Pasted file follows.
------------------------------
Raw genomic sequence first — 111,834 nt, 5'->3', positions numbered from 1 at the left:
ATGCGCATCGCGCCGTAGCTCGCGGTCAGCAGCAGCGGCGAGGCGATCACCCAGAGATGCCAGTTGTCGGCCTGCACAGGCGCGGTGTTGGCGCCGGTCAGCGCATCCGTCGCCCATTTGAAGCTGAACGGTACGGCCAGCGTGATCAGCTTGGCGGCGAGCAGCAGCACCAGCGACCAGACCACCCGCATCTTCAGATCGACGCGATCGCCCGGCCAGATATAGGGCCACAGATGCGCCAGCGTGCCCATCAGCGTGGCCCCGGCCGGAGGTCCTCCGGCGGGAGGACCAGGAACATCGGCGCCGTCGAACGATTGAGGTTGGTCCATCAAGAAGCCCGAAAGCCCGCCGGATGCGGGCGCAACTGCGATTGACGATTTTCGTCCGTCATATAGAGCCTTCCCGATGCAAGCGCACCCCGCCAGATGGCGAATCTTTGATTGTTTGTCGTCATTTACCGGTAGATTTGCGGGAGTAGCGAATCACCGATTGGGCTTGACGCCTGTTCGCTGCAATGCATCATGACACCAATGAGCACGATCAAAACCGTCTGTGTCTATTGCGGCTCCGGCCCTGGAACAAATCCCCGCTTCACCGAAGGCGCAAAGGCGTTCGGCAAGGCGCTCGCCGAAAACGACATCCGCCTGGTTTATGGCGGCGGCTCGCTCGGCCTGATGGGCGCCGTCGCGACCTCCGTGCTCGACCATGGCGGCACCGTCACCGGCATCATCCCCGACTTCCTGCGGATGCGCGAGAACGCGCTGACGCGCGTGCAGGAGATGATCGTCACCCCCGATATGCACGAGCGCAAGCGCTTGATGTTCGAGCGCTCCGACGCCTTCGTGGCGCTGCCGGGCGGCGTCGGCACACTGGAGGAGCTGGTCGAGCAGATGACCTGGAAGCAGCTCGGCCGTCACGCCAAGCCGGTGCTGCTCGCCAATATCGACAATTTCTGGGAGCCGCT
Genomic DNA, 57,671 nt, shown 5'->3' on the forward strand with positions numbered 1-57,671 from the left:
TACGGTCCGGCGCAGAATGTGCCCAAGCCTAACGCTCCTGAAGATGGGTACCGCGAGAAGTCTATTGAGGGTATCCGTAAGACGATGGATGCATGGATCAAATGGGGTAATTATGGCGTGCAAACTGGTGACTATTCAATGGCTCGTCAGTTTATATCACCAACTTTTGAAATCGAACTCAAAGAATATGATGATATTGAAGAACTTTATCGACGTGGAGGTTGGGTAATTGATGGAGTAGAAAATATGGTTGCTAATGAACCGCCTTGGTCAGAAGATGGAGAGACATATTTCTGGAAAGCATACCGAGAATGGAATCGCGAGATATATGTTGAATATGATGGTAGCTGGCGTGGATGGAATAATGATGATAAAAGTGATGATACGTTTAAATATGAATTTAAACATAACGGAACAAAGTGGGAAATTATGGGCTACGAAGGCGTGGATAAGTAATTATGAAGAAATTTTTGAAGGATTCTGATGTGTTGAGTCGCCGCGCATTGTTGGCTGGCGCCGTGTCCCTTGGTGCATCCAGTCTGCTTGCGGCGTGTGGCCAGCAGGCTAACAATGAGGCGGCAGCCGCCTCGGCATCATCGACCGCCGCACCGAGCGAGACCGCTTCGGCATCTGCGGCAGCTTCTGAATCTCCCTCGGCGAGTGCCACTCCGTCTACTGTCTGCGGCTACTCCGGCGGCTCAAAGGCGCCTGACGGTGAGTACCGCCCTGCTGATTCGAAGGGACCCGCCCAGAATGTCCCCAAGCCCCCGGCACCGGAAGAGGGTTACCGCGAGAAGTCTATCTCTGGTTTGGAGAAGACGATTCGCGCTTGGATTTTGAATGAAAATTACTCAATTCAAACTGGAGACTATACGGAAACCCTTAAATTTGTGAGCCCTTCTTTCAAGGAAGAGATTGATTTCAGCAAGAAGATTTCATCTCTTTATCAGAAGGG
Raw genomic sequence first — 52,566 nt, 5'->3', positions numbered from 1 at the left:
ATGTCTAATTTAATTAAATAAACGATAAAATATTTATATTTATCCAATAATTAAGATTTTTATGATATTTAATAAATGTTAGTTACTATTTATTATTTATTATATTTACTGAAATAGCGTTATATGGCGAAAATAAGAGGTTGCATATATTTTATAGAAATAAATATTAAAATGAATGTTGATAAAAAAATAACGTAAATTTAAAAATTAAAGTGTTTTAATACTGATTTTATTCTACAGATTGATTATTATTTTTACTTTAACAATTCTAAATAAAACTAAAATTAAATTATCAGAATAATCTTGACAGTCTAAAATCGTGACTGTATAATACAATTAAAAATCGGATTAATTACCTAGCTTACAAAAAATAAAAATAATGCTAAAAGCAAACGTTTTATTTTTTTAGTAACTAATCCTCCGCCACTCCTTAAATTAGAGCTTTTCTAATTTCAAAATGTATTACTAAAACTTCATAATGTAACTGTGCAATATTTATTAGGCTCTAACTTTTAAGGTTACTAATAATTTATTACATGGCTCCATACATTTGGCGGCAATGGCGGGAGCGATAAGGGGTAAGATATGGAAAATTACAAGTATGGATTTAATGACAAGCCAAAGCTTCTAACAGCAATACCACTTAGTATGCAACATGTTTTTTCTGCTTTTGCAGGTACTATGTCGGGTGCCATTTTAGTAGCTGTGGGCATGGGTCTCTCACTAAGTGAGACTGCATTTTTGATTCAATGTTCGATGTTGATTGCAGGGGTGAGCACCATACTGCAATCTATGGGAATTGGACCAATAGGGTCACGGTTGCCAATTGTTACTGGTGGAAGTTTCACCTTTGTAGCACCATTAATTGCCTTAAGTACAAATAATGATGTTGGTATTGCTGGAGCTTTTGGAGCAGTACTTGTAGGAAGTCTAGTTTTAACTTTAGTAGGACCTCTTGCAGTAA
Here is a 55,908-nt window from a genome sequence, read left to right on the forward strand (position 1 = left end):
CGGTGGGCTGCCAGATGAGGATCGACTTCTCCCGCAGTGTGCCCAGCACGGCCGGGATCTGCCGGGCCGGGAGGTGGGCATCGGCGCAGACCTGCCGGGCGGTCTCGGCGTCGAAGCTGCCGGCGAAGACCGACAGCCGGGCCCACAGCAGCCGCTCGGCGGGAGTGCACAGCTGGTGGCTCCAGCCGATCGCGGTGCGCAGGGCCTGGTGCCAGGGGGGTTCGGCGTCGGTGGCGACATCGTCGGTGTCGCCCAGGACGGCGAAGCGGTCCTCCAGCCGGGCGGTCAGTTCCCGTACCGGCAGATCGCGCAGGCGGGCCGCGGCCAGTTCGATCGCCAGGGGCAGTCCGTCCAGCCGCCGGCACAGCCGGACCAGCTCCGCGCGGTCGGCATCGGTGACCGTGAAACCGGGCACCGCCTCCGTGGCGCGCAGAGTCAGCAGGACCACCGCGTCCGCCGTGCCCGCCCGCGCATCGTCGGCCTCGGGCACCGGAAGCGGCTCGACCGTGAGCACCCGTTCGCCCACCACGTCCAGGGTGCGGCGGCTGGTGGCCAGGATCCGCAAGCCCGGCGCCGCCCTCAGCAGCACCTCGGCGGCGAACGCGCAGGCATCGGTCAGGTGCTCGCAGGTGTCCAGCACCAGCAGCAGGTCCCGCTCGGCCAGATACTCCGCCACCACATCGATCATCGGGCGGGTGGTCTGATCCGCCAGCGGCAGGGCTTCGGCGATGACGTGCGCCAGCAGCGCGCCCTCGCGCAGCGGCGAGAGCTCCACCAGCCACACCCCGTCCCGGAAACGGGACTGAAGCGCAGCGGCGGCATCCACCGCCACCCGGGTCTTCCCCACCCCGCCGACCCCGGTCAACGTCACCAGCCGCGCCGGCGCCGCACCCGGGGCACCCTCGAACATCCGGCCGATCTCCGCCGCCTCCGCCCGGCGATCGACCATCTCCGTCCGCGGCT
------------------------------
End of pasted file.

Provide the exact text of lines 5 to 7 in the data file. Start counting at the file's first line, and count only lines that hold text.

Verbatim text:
Raw genomic sequence first — 52,566 nt, 5'->3', positions numbered from 1 at the left:
ATGTCTAATTTAATTAAATAAACGATAAAATATTTATATTTATCCAATAATTAAGATTTTTATGATATTTAATAAATGTTAGTTACTATTTATTATTTATTATATTTACTGAAATAGCGTTATATGGCGAAAATAAGAGGTTGCATATATTTTATAGAAATAAATATTAAAATGAATGTTGATAAAAAAATAACGTAAATTTAAAAATTAAAGTGTTTTAATACTGATTTTATTCTACAGATTGATTATTATTTTTACTTTAACAATTCTAAATAAAACTAAAATTAAATTATCAGAATAATCTTGACAGTCTAAAATCGTGACTGTATAATACAATTAAAAATCGGATTAATTACCTAGCTTACAAAAAATAAAAATAATGCTAAAAGCAAACGTTTTATTTTTTTAGTAACTAATCCTCCGCCACTCCTTAAATTAGAGCTTTTCTAATTTCAAAATGTATTACTAAAACTTCATAATGTAACTGTGCAATATTTATTAGGCTCTAACTTTTAAGGTTACTAATAATTTATTACATGGCTCCATACATTTGGCGGCAATGGCGGGAGCGATAAGGGGTAAGATATGGAAAATTACAAGTATGGATTTAATGACAAGCCAAAGCTTCTAACAGCAATACCACTTAGTATGCAACATGTTTTTTCTGCTTTTGCAGGTACTATGTCGGGTGCCATTTTAGTAGCTGTGGGCATGGGTCTCTCACTAAGTGAGACTGCATTTTTGATTCAATGTTCGATGTTGATTGCAGGGGTGAGCACCATACTGCAATCTATGGGAATTGGACCAATAGGGTCACGGTTGCCAATTGTTACTGGTGGAAGTTTCACCTTTGTAGCACCATTAATTGCCTTAAGTACAAATAATGATGTTGGTATTGCTGGAGCTTTTGGAGCAGTACTTGTAGGAAGTCTAGTTTTAACTTTAGTAGGACCTCTTGCAGTAA
Here is a 55,908-nt window from a genome sequence, read left to right on the forward strand (position 1 = left end):